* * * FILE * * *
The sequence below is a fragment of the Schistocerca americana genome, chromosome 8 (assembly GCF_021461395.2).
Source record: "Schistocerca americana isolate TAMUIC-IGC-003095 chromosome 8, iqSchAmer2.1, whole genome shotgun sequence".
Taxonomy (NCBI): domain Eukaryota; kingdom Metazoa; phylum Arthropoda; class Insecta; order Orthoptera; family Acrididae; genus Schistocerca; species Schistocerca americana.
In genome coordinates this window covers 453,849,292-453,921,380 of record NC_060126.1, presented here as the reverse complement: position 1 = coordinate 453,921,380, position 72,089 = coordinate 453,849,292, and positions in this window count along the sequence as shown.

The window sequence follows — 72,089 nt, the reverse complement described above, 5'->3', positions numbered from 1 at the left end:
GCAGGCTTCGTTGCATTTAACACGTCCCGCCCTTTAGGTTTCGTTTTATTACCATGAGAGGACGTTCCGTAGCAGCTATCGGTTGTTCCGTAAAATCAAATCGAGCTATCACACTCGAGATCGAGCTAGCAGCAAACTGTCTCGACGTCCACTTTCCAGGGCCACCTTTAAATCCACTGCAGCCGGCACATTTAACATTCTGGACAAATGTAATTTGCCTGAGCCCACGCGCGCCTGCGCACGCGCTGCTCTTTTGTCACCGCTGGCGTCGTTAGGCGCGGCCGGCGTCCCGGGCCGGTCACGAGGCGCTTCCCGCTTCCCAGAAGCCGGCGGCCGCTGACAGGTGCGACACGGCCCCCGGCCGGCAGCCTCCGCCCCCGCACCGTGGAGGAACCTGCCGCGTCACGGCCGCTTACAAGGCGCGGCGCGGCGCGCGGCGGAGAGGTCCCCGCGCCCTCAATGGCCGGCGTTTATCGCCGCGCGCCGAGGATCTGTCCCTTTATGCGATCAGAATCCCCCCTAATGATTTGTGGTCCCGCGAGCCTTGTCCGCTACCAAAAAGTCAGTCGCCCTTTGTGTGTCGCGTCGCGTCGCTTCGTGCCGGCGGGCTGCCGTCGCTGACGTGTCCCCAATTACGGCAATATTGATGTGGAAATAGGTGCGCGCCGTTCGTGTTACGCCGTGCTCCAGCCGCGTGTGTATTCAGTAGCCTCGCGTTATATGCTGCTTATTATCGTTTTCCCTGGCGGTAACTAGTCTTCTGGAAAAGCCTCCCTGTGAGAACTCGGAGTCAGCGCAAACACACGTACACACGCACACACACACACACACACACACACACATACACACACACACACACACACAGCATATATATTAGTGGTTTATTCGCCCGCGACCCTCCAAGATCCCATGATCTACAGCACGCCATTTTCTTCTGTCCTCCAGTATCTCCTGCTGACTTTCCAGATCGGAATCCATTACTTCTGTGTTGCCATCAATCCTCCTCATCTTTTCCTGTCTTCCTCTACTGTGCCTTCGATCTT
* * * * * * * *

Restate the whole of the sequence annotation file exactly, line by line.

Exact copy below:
The sequence below is a fragment of the Schistocerca americana genome, chromosome 8 (assembly GCF_021461395.2).
Source record: "Schistocerca americana isolate TAMUIC-IGC-003095 chromosome 8, iqSchAmer2.1, whole genome shotgun sequence".
Taxonomy (NCBI): domain Eukaryota; kingdom Metazoa; phylum Arthropoda; class Insecta; order Orthoptera; family Acrididae; genus Schistocerca; species Schistocerca americana.
In genome coordinates this window covers 453,849,292-453,921,380 of record NC_060126.1, presented here as the reverse complement: position 1 = coordinate 453,921,380, position 72,089 = coordinate 453,849,292, and positions in this window count along the sequence as shown.

The window sequence follows — 72,089 nt, the reverse complement described above, 5'->3', positions numbered from 1 at the left end:
GCAGGCTTCGTTGCATTTAACACGTCCCGCCCTTTAGGTTTCGTTTTATTACCATGAGAGGACGTTCCGTAGCAGCTATCGGTTGTTCCGTAAAATCAAATCGAGCTATCACACTCGAGATCGAGCTAGCAGCAAACTGTCTCGACGTCCACTTTCCAGGGCCACCTTTAAATCCACTGCAGCCGGCACATTTAACATTCTGGACAAATGTAATTTGCCTGAGCCCACGCGCGCCTGCGCACGCGCTGCTCTTTTGTCACCGCTGGCGTCGTTAGGCGCGGCCGGCGTCCCGGGCCGGTCACGAGGCGCTTCCCGCTTCCCAGAAGCCGGCGGCCGCTGACAGGTGCGACACGGCCCCCGGCCGGCAGCCTCCGCCCCCGCACCGTGGAGGAACCTGCCGCGTCACGGCCGCTTACAAGGCGCGGCGCGGCGCGCGGCGGAGAGGTCCCCGCGCCCTCAATGGCCGGCGTTTATCGCCGCGCGCCGAGGATCTGTCCCTTTATGCGATCAGAATCCCCCCTAATGATTTGTGGTCCCGCGAGCCTTGTCCGCTACCAAAAAGTCAGTCGCCCTTTGTGTGTCGCGTCGCGTCGCTTCGTGCCGGCGGGCTGCCGTCGCTGACGTGTCCCCAATTACGGCAATATTGATGTGGAAATAGGTGCGCGCCGTTCGTGTTACGCCGTGCTCCAGCCGCGTGTGTATTCAGTAGCCTCGCGTTATATGCTGCTTATTATCGTTTTCCCTGGCGGTAACTAGTCTTCTGGAAAAGCCTCCCTGTGAGAACTCGGAGTCAGCGCAAACACACGTACACACGCACACACACACACACACACACACACACATACACACACACACACACACACAGCATATATATTAGTGGTTTATTCGCCCGCGACCCTCCAAGATCCCATGATCTACAGCACGCCATTTTCTTCTGTCCTCCAGTATCTCCTGCTGACTTTCCAGATCGGAATCCATTACTTCTGTGTTGCCATCAATCCTCCTCATCTTTTCCTGTCTTCCTCTACTGTGCCTTCGATCTT